The second point that convicted me was Paul’s section on cynicism. He talked about how so many Christians “stand at the edge of cynicism” because we have been wounded and are weary. Often instead seeing a beautiful tapestry of God’s story being woven throughout our lives we see a tangled, ratted up mess of unanswered prayers or situations that didn’t go as we had hoped. How does one continue to have faith that prayer works when your grandfather died an unbeliever, despite the fact that you and so many others prayed for him, despite the fact that you sat on the couch as a little girl with tears rolling down your cheeks begging him to except that salvation that was available to him in Christ, but his heart remained hard until his last day? How does one continue to hope when so many people you have prayed for and love are choosing paths of destruction despite the fact that they have heard the gospel of grace more times than you can count? These are just some of the real questions that I have had to battle with deep in my soul. I am hardly so bold as to voice these fears on a regular basis, but when I look at the practical realities of my perspectives in the day-t0-day, the open wound cannot be denied. The reality is, I have allowed cynicism to creep into my heart and make me wonder if my prayers mean anything at all. I never doubt that God has a plan, I just doubt that I’m a necessary part of that plan. Needless to say, I needed Paul’s words to remind me of where I need to set my eyes. He said, “Both the child and the cynic walk through the valley of the shadow of death. The cynic focuses on the darkness; the child focuses on the Shephard.”
Cynicism gives a false sense of knowing what’s really going on. It masquerades as truth, as a heightened awareness that is too “realistic” to hope. It destroys intimacy, fuels bitterness, and quenches our spirits. It makes everything feel phony. But prayer, as an act of faith, is different. In fact, “it is just the opposite [of cynicism]. It engages evil. It doesn’t take no for an answer. The Psalmists were in God’s face, hoping, dreaming, asking. Prayer is feisty.” Beyond that, as we commune with God and bring our burdens and broken hearts to him, when prayers do go unanswered or answered in a way that brings us deep anguish, we can still trust and hope and believe. The more time we spend with God, the more we will walk aware of His goodness and faithfulness. We will know Him, and to know Him is to find perfect peace. God can handle all our struggles a whole lot better than we can. Every time we engage with the fallenness of this world, people, or ourselves we are reminded that Heaven is not here… yet. Grappling with the brokenness that sin causes leads us to ask with our mouths and in our souls, “Our Father who is in Heaven… may Your kingdom come.”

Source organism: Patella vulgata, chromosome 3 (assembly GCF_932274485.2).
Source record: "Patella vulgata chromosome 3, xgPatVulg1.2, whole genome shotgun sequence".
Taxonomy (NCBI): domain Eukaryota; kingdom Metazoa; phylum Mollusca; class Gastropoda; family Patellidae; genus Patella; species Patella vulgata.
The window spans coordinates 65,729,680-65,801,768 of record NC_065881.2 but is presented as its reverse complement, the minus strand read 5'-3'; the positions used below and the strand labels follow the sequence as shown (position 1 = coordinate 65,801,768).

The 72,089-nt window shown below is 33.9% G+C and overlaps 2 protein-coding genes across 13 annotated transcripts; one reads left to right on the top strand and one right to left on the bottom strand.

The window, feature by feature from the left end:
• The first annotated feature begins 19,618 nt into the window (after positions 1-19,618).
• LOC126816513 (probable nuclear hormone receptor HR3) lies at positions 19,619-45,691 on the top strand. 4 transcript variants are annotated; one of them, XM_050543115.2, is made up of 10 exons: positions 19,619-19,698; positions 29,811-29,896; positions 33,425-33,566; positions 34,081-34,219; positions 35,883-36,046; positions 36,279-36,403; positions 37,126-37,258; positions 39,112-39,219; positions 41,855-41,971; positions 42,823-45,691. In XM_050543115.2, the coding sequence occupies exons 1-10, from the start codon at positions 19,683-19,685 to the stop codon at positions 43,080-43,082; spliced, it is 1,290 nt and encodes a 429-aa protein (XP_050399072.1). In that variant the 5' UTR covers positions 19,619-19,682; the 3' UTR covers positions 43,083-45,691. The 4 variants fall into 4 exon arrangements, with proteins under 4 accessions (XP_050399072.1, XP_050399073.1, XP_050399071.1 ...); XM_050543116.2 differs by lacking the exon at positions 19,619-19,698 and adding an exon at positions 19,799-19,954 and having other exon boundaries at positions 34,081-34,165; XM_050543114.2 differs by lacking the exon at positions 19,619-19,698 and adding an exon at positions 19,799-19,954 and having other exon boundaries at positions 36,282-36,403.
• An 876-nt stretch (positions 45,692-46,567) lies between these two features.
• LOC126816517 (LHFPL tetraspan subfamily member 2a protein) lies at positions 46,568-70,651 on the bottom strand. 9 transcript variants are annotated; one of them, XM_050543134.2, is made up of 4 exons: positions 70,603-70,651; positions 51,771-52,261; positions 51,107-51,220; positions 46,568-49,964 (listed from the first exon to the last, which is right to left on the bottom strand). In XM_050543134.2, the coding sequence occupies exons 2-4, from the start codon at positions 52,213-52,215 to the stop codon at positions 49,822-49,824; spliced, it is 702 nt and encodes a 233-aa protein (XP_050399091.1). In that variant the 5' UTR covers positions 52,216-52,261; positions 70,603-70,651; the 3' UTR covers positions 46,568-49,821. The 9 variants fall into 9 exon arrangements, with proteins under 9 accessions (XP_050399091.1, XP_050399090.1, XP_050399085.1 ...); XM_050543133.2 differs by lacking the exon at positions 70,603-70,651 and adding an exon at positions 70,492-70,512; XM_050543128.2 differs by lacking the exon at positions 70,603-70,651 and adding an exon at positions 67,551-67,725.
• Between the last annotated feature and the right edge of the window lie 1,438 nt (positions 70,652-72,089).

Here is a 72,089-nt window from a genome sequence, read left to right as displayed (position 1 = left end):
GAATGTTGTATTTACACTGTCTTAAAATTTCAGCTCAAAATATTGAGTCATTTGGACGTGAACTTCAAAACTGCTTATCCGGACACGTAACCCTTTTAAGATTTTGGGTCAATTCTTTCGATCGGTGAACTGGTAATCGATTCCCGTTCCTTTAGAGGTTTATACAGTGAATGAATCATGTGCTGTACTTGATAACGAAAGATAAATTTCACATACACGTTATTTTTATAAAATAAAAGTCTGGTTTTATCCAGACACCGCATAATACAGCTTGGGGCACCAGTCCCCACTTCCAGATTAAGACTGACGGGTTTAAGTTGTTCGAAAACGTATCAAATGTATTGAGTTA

This book has affected me in the depths of my heart and mind, and I do not think that it is too much to say that it will leave a permanent impact on the rest of my life. Paul invites you into his world, shares transparently from his own times of prayer and wrestling with God, and speaks candidly with grace about what God’s Word has to say about walking and talking with Him. I can not speak highly enough of this book, and I encourage any of you who are wanting to grapple with the nitty gritty aspects of prayer and faith to read it.
“Now Jesus opens his arms to his needy children and says, ‘Come to Me, all who are weary and heavy-laden, and I will give you rest’ (Matthew 11:28). The criteria for coming to Jesus is weariness. Come overwhelmed with life. Come with your wandering mind. Come messy.”